Application Timelines and Advice to Ace Each Step
For the most part, earning a graduate degree offers better job prospects, increased salary potential, and personal fulfillment. Students should begin the process of applying to grad school -- which includes researching programs, requesting transcripts, asking for letters of recommendation, and taking required tests -- about a year before the application deadline. This guide explains how applying to grad school works. It also considers reasons for earning a graduate degree, timelines for applying, and acceptance offers.
Why Grad School?
Before filling out an application, students should think about what they want to get out of grad school. Earning a graduate degree offers many benefits: career improvement, better professional opportunities, the chance to differentiate yourself from others in your field, networking opportunities, and personal enrichment.
Earning a graduate degree gives students the skills they need to advance in their current careers and earn more money. Employers usually reward workers who gain more expertise in their field.
Increase Professional Opportunities.
Grad school teaches students skills and knowledge that will help them transition into a new career, industry, or field. It can also help people move up in their current workplaces.
Job applicants can differentiate themselves by going to grad school. Since earning a bachelor's degree has become more common, employees with further education stand out.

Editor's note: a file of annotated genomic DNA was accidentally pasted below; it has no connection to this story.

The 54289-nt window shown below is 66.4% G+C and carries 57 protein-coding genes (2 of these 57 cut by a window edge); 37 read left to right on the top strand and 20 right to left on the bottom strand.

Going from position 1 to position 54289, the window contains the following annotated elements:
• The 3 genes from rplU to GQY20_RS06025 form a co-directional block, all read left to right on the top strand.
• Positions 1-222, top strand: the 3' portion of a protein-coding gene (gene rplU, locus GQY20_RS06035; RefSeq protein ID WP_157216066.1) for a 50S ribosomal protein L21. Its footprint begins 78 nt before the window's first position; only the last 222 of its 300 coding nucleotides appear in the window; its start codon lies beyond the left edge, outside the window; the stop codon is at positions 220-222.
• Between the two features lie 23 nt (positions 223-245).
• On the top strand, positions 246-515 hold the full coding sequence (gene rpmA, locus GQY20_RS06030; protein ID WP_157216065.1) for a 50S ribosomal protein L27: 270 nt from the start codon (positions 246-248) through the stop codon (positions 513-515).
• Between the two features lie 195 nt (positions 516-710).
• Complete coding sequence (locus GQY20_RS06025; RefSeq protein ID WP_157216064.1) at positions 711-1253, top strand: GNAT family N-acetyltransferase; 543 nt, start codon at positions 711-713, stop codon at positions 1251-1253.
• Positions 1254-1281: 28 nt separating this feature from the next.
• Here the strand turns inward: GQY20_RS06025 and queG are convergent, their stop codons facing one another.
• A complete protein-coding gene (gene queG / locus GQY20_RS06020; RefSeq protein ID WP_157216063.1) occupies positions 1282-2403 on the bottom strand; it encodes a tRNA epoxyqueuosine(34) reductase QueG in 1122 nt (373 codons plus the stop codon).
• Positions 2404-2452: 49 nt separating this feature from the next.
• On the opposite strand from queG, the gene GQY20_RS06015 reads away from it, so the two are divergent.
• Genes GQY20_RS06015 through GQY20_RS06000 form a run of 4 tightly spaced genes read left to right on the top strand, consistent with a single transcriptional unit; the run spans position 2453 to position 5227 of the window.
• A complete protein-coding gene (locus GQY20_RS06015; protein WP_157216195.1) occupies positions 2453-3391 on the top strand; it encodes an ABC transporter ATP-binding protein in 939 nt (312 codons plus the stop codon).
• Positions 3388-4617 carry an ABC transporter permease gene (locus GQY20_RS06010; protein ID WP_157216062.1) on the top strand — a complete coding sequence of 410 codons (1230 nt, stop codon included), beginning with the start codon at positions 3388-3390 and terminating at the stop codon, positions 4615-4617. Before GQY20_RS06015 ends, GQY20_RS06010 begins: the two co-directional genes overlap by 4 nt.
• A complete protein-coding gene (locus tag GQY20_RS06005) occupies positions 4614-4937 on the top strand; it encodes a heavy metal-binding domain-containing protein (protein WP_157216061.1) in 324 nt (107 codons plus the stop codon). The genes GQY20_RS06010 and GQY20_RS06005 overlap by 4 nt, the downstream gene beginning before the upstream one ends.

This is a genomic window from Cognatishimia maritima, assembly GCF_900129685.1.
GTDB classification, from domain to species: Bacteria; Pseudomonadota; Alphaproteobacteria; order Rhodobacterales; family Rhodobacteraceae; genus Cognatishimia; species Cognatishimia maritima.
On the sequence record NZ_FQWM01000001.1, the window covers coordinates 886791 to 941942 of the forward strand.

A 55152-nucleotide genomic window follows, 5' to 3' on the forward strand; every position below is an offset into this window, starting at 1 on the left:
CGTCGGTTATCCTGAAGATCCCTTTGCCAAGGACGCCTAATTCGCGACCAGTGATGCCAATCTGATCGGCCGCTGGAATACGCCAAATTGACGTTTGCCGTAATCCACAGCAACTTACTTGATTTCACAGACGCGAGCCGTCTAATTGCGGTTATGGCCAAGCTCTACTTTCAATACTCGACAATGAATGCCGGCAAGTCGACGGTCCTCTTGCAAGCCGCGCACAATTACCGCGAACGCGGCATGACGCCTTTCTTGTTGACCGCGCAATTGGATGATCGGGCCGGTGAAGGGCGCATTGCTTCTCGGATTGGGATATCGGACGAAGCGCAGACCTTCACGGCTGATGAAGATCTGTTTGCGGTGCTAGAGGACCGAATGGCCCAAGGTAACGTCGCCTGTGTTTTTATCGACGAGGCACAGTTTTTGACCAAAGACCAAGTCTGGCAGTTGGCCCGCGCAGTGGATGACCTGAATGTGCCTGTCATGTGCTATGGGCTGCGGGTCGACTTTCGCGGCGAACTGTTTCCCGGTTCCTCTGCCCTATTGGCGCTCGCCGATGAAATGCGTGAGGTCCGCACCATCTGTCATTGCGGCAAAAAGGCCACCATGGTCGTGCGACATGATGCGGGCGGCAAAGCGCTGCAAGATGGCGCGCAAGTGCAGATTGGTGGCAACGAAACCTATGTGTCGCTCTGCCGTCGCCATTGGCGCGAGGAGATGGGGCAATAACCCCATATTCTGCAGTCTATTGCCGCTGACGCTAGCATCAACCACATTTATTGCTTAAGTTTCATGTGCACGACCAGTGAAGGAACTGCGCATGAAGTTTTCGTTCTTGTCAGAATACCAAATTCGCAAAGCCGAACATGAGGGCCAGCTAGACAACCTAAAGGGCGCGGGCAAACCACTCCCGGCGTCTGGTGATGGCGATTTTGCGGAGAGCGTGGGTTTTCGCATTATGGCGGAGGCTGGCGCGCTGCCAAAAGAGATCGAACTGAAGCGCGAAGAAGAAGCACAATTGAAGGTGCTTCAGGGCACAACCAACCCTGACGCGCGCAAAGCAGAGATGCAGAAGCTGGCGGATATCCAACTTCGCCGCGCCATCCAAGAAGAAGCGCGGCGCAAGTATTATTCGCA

Grad school offers many opportunities to connect with fellow students, faculty members, and other professionals, which can lead to job opportunities, mentorships, and long-lasting friendships.
Grad students passionately interested in a particular topic generally gain personal fulfillment from completing a degree. It gives them a chance to fully immerse themselves in their interests and make original contributions to their field.
Not ready for grad school? Check out this guide to learn how to get ready for a graduate degree.
Grad School Application Checklist
Graduate schools may use different evaluation methods to select students. But almost all of them, both online and campus-based, require students to submit an application form, relevant test scores, personal essays and interviews, college transcripts, and letters of recommendation. We explain these requirements in more detail below.
Official Grad School Application Form
Formal college application forms can be ordered or downloaded from prospective schools. Many forms allow prospective graduate students to begin the process online by setting up an account and password. The school may also allow students to upload resumes, CVs, and statements of interest. The form announces all deadlines and application requirements. Some schools notify students by email throughout the process, keeping them apprised of their status. If the application packet is being mailed, it should be addressed to the appropriate graduate department of the prospective university. Students interested in financial aid should begin that process at the same time.
Relevant Graduate School Examination Scores
Students applying to graduate school -- particularly to programs in business, medicine, and law -- will need to take standardized examinations and have the testing organizations report their scores to prospective colleges. More schools have begun to accept different test options or have adopted test-optional policies, so check with prospective schools for exact details.
Below are four common graduate examinations and what they measure:GRE
Graduate School - Graduate Record Exam